1813utc 46/01s 146/17w, 10 knots speed, 15 knots west wind, reacher and one reef, sailing deep, aiming directly at west end of west Pacific ice gate, plan to gybe immediately to head southeast to try to escape before extra-tropical low arrives. It will be close.

I’m having problems with the utility winch in cockpit–the low speed is not catching all pawls. Since this winch is an important piece of equipment, I have to make some kind of repair. The winch is difficult to remove as two bolts go through bulkhead, and you really need two people to loosen them (one on one side of the bulkhead and one on the other side). So I devised a plan with advice from some refit experts that I emailed at the Maine Yacht Center. They gave me advice on how to get the winch off the bulkhead.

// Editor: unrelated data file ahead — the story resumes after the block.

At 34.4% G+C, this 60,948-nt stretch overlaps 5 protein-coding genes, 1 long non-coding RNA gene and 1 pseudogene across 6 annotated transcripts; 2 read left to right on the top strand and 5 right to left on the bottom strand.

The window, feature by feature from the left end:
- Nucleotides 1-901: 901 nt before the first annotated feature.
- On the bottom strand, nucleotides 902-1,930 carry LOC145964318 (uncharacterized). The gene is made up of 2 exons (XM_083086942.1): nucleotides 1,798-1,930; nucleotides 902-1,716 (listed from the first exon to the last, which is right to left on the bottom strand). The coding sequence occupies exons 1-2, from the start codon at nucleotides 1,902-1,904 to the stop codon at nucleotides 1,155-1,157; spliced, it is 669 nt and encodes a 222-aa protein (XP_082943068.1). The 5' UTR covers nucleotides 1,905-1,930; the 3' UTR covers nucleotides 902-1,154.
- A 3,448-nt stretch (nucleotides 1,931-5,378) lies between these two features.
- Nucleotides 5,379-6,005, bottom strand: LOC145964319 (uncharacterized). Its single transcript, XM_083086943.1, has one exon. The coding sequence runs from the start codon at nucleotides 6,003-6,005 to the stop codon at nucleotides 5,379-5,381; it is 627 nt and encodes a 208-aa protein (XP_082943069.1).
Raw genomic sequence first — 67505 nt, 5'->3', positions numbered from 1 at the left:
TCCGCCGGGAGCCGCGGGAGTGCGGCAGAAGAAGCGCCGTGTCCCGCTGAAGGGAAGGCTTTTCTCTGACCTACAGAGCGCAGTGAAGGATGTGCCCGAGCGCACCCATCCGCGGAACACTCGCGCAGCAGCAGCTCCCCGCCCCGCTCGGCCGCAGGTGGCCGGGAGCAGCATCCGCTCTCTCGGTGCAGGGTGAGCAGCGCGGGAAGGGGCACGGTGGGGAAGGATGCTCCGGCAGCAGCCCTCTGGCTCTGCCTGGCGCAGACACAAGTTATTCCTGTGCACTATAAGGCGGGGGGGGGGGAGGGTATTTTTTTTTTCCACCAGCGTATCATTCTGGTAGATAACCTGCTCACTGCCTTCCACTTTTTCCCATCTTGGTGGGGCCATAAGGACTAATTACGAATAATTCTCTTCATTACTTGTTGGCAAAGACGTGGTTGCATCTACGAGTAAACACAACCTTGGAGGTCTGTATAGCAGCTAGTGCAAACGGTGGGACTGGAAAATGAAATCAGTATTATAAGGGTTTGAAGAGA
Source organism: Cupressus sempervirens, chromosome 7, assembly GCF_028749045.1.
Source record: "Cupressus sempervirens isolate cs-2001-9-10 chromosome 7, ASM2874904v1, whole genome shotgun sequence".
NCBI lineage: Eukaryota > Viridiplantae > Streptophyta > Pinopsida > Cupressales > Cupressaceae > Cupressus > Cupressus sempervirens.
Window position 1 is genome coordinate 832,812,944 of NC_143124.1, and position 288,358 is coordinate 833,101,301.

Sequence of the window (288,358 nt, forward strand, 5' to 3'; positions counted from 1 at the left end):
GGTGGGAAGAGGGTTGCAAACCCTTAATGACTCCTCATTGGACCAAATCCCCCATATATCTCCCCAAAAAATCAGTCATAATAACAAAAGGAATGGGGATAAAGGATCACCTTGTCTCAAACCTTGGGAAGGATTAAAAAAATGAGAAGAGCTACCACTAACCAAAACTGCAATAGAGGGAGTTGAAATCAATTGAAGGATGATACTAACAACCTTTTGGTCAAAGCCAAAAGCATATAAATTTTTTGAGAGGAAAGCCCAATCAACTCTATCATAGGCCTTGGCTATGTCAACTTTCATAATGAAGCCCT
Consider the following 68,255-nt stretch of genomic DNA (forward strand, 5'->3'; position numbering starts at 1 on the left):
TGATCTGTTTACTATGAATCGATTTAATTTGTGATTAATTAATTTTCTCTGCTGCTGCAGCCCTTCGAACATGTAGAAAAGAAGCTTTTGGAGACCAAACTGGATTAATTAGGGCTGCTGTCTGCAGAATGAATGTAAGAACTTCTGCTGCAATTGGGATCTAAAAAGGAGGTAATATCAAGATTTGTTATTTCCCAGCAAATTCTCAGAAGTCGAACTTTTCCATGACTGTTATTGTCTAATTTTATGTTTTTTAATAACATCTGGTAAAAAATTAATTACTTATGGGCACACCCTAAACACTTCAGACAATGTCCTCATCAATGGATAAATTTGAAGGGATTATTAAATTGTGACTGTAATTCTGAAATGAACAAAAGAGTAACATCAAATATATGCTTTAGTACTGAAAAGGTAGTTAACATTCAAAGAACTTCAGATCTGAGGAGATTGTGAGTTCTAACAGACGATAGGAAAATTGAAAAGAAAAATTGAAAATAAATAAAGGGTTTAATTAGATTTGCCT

Once I removed the winch, I tried some serious freshwater rinsing of the winch interior (pouring hot water into it so it flushes things out), and that effort seems to have reclaimed the use of the first gear, at least for the time being. If I decide to take that winch apart, I will have to pick the right moment, because it is hard to control the boat without it. I’ll need calm conditions.

Currently I’m near the longitude of Fairbanks, Alaska, where my mother went in 1938 to work at a radio station. People still think Alaska is a frontier–imagine what it was like 70 years ago for a single woman! She was the original adventurer in our family. These longitude milestones are good to tick off.